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Nearly 2,000 Princeton University students lined up for shots Monday as the New Jersey school began offering an emergency vaccine aimed at halting an outbreak of potentially deadly meningitis that has sickened eight since March, health officials said.
That's about one-third of the estimated 6,000 students and others expected to get injections this week of an imported drug approved in Europe, Australia and Canada, but not in the U.S. It protects against the B strain of meningitis — the bug behind the illnesses — which isn’t covered by the vaccines that most college students already receive.
Kate Dreyfuss, 21, a Princeton senior from Short Hills, N.J., was the first of 1,959 students to get the jab.
"I just wanted to make sure I could get in and out as quickly as possible," said Dreyfuss, who was concerned about the recent increase in cases. "It felt just like a flu shot, not very painful at all."
Among those who got vaccinated later was Lesa Redmond, a 20-year-old freshman eager to be protected against the rare but serious infection.
“There’s not a reason not to get it,” said Redmond. “I think we definitely know the consequences.”
Her comments come amid an unrelated outbreak of meningitis B across the country, at the University of Californa, Santa Barbara, where at least four students have been infected in the past month, including an 18-year-old freshman lacrosse player whose feet had to be amputated after complications from the illness, according to family reports.
Aaron Loy is recovering slowly and has received a flood of support from friends and the community, family members said on the website CaringBridge.
“Aaron is scheduled for surgery this afternoon to address/repair his various wounds," his family posted Monday. Family members didn't respond to NBC News requests for direct comment.
Other students who were hospitalized are recovering, health officials at Princeton and UCSB said, without divulging details.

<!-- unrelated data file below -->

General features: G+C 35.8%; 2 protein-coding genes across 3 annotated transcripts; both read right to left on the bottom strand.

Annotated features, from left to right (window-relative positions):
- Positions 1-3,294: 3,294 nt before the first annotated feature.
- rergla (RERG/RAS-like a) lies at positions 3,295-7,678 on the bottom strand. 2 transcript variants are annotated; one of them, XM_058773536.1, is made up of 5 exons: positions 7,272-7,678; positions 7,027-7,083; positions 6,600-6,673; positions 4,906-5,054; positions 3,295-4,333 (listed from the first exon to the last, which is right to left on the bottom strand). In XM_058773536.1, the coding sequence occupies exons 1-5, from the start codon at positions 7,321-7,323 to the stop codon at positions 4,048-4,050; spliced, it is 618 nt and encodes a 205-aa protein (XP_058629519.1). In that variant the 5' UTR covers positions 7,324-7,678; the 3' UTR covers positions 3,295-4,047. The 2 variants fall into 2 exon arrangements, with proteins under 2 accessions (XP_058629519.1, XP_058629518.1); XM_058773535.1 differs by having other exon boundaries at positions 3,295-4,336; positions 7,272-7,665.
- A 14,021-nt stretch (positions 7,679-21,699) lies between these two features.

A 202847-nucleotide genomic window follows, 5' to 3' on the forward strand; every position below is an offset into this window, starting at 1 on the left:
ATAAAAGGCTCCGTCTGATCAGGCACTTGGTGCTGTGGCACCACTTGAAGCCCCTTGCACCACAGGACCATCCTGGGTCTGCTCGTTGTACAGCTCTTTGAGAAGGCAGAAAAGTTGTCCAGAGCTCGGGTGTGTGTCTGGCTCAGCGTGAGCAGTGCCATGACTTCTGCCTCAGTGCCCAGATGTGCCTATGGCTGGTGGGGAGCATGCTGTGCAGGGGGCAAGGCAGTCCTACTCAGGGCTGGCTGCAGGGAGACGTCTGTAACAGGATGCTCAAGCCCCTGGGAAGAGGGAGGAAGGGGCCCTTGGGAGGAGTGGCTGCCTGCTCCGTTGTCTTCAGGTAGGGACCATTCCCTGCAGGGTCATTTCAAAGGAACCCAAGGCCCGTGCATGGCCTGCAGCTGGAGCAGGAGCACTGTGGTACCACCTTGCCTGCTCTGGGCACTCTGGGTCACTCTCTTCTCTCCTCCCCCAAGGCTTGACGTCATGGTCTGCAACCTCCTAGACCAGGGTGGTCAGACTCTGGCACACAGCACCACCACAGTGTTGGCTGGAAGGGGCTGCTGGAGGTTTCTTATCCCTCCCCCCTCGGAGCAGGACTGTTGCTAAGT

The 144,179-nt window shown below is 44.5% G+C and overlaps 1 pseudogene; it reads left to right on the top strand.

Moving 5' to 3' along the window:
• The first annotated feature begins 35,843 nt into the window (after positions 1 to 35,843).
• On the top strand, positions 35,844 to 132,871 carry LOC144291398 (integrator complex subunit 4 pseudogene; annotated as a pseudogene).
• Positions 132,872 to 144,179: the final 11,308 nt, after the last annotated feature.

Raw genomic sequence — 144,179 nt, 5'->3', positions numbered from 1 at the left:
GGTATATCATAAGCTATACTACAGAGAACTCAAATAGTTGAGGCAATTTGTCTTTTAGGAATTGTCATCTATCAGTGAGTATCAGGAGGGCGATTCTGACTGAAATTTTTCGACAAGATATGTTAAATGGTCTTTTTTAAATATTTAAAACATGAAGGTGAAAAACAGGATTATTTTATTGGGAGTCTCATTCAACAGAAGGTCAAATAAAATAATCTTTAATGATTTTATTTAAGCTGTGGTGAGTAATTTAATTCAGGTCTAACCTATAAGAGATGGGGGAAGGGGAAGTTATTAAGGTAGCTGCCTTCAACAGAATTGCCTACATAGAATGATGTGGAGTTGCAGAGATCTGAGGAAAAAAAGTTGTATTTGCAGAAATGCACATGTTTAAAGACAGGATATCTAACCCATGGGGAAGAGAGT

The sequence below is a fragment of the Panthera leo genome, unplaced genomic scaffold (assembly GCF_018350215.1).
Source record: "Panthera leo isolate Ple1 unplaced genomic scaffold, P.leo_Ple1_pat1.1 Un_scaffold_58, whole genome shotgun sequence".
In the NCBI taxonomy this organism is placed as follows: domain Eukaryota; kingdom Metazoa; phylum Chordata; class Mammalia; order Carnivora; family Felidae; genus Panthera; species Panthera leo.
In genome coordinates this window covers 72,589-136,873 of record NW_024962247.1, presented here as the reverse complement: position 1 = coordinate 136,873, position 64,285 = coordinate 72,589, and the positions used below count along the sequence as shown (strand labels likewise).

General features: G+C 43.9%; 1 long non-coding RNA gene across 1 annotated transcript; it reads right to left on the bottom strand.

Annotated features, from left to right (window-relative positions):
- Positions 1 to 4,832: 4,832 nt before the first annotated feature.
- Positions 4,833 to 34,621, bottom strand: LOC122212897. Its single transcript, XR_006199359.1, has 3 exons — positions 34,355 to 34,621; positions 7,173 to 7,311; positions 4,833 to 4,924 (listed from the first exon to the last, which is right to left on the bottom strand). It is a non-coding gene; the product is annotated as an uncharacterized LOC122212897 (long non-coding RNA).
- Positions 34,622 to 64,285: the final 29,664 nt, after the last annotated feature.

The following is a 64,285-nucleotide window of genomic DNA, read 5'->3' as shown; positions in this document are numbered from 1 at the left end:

Loy’s condition underscores the threat of meningitis infections, which are rare but very serious — especially among teens and young adults — killing 1 in 10 of those affected and leaving about 20 percent of those who survive with severe disabilities, including limb loss, deafness and mental retardation.
Princeton agreed to provide the shots after federal officials at the Centers for Disease Control and Prevention requested special permission to import the vaccine. Bexsero has been submitted for consideration in the U.S. by its maker, Novartis, but is far from any decision.
Students there will get initial doses at clinics held from noon to 8 p.m. Monday through Thursday, and then a second round of shots in February. Princeton is footing the bill for the vaccine and will administer it in the same way it gives flu shots, said Dr. Thomas Clark, the CDC meningitis expert who is overseeing the distribution.
“They can move hundreds of kids through in a day,” said Clark, who added that Princeton seems well-prepared for the effort. The shots are regarded as safe, he said, with reports of only minor reactions, if any, such as soreness at the injection sites.
The clinics are running on first-come basis at the university's student center, Clark and university officials said.
There are no imminent plans to seek permission to import the vaccine for use at UCSB, where more than 500 close contacts of those who got sick have received antibiotics to prevent infection, Clark said. That rankles parents like Gavin Brooks, 51, of Laguna Beach, Calif., who says her 20-year-old daughter was at a party with Aaron Loy just before he fell ill.